Predators play a necessary and important role in the health of an ecosystem. By keeping large and small mammal populations in check, they help prevent species from outgrowing their food source and spreading disease.

Unfortunately, humans and carnivorous animals sometimes have conflicting interests. This is why San Juan Wildlife is here. We want to help alleviate your wildlife issues, while also serving nature’s balance.


Know Your Predators


Here in the Four Corners, dealing with predators can be a part of daily life. Native wildlife, such as coyotes, foxes, and bobcats can pose a threat to pets and small livestock (calves, sheep and goats, poultry) any time of year.

Predation by these animals typically increases in the spring and summer as they raise their young. This corresponds to when young calves, sheep and other livestock are on pasture, making them vulnerable for attack.

That said, winter is quickly approaching and with it comes an increase in food scarcity for the Four Corner’s larger predators. While typical prey animals hibernate, coyotes, bobcats, and foxes may focus more of their attention on pets and small livestock.

Coyotes can become particularly dangerous when they hunt in packs. This behavior tends to occur in colder months or while families are feeding their young.


Predator Prevention


It is possible to keep these predators off your property. According to Article XVIII of the Colorado Constitution, “agriculture producers have the right to control depredating animals, meaning animals that pose a threat to an agricultural product or resource.” This may be done by the landowners themselves or by a designee, such as a hunter or wildlife control operator.

In order to protect private property, the Colorado Department of Agriculture states that, “Badger, muskrat, beaver, red fox, bobcat, skunk, coyote, raccoon, prairie dog, pocket gopher, rock squirrel, Richardson’s and thirteen-lined ground squirrel, jackrabbit, marmot, porcupine, black-billed magpie, common crow, rattlesnakes, common pigeons, and starling may be taken year-round as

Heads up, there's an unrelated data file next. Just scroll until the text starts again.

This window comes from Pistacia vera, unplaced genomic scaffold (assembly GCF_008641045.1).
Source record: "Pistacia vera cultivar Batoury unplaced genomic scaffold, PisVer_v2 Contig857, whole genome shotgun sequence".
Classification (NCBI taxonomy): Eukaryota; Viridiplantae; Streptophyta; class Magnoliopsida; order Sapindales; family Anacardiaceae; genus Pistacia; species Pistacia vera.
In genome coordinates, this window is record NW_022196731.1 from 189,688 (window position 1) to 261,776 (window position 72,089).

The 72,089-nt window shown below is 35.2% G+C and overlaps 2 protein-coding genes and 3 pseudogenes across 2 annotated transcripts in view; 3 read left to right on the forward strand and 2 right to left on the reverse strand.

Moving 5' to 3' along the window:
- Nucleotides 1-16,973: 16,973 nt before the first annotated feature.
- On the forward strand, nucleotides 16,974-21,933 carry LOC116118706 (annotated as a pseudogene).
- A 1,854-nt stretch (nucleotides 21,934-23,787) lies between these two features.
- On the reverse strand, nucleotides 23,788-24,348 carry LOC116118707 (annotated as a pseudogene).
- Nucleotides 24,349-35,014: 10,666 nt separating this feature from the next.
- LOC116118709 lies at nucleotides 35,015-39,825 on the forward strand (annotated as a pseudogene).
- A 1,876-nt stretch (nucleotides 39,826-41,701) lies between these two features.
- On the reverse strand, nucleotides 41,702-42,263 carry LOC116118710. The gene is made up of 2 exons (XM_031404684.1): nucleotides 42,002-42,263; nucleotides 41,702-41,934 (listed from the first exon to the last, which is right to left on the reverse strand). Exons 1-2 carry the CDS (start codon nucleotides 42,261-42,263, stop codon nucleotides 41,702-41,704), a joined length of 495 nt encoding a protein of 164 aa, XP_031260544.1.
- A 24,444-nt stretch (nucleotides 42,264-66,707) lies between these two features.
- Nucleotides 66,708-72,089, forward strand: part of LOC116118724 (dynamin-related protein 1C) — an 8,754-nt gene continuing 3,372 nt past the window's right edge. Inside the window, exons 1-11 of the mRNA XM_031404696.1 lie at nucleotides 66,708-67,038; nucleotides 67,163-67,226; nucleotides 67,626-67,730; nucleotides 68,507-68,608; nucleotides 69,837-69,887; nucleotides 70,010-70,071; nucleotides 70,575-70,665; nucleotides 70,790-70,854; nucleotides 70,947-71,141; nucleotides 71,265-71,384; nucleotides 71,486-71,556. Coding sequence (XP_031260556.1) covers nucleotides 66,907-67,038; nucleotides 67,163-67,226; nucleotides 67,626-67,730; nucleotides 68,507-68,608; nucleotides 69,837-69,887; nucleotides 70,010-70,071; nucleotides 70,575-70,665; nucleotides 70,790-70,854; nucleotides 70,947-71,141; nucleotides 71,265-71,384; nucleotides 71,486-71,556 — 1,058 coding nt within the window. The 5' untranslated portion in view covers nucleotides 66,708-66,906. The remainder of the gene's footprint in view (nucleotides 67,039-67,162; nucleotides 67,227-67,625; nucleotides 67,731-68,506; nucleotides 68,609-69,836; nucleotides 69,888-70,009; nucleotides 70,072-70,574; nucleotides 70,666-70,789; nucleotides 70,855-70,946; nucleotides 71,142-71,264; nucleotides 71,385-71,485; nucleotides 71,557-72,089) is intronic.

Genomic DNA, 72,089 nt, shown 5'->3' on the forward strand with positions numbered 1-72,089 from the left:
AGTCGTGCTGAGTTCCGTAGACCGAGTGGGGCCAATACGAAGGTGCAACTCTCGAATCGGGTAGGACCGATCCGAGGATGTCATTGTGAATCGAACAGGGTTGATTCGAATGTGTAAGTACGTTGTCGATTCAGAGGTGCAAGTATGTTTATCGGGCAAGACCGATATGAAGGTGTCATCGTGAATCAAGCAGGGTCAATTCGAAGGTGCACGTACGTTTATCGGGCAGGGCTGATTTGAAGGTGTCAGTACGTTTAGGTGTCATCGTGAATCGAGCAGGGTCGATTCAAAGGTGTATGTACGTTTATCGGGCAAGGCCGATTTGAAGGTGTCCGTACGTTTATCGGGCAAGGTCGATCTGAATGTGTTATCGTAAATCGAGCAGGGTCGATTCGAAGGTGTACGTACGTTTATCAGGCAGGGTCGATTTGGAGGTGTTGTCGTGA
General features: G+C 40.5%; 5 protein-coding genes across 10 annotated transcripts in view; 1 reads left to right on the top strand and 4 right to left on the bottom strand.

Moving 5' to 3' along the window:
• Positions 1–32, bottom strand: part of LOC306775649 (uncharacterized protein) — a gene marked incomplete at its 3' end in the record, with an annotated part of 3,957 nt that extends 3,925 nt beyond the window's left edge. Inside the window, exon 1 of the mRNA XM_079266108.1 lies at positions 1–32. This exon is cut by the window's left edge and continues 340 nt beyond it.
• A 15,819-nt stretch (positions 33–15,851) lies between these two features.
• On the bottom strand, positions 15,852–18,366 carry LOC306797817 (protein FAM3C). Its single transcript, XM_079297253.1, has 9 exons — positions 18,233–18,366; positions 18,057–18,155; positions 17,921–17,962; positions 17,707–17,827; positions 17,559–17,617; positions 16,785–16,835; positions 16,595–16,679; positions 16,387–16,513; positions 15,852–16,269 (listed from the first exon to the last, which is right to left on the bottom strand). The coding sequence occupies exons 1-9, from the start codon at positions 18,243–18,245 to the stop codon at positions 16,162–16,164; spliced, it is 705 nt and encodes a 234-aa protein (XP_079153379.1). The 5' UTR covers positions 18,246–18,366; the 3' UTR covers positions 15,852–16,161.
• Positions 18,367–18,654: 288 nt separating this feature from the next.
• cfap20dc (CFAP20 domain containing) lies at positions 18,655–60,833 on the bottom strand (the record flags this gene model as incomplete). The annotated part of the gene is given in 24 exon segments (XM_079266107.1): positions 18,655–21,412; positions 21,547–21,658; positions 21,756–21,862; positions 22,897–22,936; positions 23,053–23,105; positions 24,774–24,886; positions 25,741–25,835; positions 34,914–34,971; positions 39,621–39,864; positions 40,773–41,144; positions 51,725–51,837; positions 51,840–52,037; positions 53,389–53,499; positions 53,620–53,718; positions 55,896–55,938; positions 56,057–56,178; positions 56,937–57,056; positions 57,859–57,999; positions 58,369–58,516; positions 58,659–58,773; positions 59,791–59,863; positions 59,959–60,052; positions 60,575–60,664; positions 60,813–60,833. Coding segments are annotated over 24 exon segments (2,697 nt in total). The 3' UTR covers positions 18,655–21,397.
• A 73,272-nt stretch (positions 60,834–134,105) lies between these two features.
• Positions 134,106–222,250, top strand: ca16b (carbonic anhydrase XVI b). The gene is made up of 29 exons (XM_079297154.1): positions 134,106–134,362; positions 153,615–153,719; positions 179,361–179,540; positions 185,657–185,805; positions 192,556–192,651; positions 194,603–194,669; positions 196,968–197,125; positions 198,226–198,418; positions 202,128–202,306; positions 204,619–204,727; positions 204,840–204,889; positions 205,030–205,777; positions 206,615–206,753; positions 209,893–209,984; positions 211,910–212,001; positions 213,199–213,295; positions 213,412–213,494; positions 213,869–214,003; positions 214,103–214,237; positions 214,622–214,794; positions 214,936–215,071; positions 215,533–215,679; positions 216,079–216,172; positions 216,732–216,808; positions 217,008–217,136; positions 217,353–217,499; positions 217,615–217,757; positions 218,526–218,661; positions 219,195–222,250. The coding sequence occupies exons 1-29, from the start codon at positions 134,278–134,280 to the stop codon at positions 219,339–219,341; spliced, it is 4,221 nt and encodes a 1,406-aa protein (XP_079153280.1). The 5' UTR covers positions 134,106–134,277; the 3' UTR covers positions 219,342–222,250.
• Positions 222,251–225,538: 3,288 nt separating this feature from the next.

Control methods may include humane hunting or live trapping. When dealing with any wildlife issue, however, it is best to consult Colorado Parks and Wildlife before taking action, to ensure you are following the proper regulations.

There are other possible management methods as well:


– Controlling small mammal populations, such as rodents or rabbits to discourage the presense of larger predators

– Closing off crawl spaces around your home

– Reinforcing your chicken coop

– Installing an electric fence or a wildlife fence that animals cannot jump over or dig under


The above methods are helpful, but not always fool proof. Coyotes and foxes are especially sly and can be quite persistent. If you find yourself going toe to toe with a pesky predator who will not give up, do not hesitate to call your local wildlife removal professional.


For Your Safety


Preventative management should never require you to approach these animals. It is important to remember they are wild and may respond with aggression. Predators can also carry diseases such as rabies, which is dangerous to humans.

If you are dealing with aggressive or persistent wildlife around your home, it is best to call a seasoned wildlife professional.

The team at San Juan Wildlife is equipped to remove and relocate your nuisance predator. Most importantly, we will do so in a way that is safe, humane and effective. 

For more information regarding predator control, follow the link to an article by the Colorado Department of Agriculture.